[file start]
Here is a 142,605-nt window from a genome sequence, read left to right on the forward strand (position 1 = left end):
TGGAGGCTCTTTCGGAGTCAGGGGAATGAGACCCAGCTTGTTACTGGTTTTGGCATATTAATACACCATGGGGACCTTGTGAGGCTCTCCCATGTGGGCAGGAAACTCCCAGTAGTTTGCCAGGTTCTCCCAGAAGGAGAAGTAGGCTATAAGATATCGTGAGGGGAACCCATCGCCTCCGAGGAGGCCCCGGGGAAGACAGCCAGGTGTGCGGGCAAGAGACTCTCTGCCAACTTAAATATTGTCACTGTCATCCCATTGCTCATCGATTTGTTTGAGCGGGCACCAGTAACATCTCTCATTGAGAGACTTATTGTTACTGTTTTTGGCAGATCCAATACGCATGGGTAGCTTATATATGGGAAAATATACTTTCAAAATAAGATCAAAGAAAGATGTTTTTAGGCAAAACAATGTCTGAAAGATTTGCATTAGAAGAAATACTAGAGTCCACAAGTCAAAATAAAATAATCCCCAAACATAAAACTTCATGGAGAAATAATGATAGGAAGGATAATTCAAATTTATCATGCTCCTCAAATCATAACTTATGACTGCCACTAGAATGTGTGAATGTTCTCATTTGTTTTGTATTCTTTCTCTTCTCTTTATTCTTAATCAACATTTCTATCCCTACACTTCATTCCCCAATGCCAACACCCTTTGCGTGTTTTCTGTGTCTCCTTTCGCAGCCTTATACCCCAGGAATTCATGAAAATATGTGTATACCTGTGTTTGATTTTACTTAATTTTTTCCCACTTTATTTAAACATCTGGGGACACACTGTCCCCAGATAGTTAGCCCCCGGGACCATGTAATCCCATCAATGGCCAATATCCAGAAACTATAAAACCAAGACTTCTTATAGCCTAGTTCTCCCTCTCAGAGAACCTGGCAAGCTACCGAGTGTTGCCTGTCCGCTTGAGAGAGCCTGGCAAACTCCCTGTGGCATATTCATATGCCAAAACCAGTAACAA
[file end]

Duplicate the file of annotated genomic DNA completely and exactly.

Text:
Here is a 142,605-nt window from a genome sequence, read left to right on the forward strand (position 1 = left end):
TGGAGGCTCTTTCGGAGTCAGGGGAATGAGACCCAGCTTGTTACTGGTTTTGGCATATTAATACACCATGGGGACCTTGTGAGGCTCTCCCATGTGGGCAGGAAACTCCCAGTAGTTTGCCAGGTTCTCCCAGAAGGAGAAGTAGGCTATAAGATATCGTGAGGGGAACCCATCGCCTCCGAGGAGGCCCCGGGGAAGACAGCCAGGTGTGCGGGCAAGAGACTCTCTGCCAACTTAAATATTGTCACTGTCATCCCATTGCTCATCGATTTGTTTGAGCGGGCACCAGTAACATCTCTCATTGAGAGACTTATTGTTACTGTTTTTGGCAGATCCAATACGCATGGGTAGCTTATATATGGGAAAATATACTTTCAAAATAAGATCAAAGAAAGATGTTTTTAGGCAAAACAATGTCTGAAAGATTTGCATTAGAAGAAATACTAGAGTCCACAAGTCAAAATAAAATAATCCCCAAACATAAAACTTCATGGAGAAATAATGATAGGAAGGATAATTCAAATTTATCATGCTCCTCAAATCATAACTTATGACTGCCACTAGAATGTGTGAATGTTCTCATTTGTTTTGTATTCTTTCTCTTCTCTTTATTCTTAATCAACATTTCTATCCCTACACTTCATTCCCCAATGCCAACACCCTTTGCGTGTTTTCTGTGTCTCCTTTCGCAGCCTTATACCCCAGGAATTCATGAAAATATGTGTATACCTGTGTTTGATTTTACTTAATTTTTTCCCACTTTATTTAAACATCTGGGGACACACTGTCCCCAGATAGTTAGCCCCCGGGACCATGTAATCCCATCAATGGCCAATATCCAGAAACTATAAAACCAAGACTTCTTATAGCCTAGTTCTCCCTCTCAGAGAACCTGGCAAGCTACCGAGTGTTGCCTGTCCGCTTGAGAGAGCCTGGCAAACTCCCTGTGGCATATTCATATGCCAAAACCAGTAACAA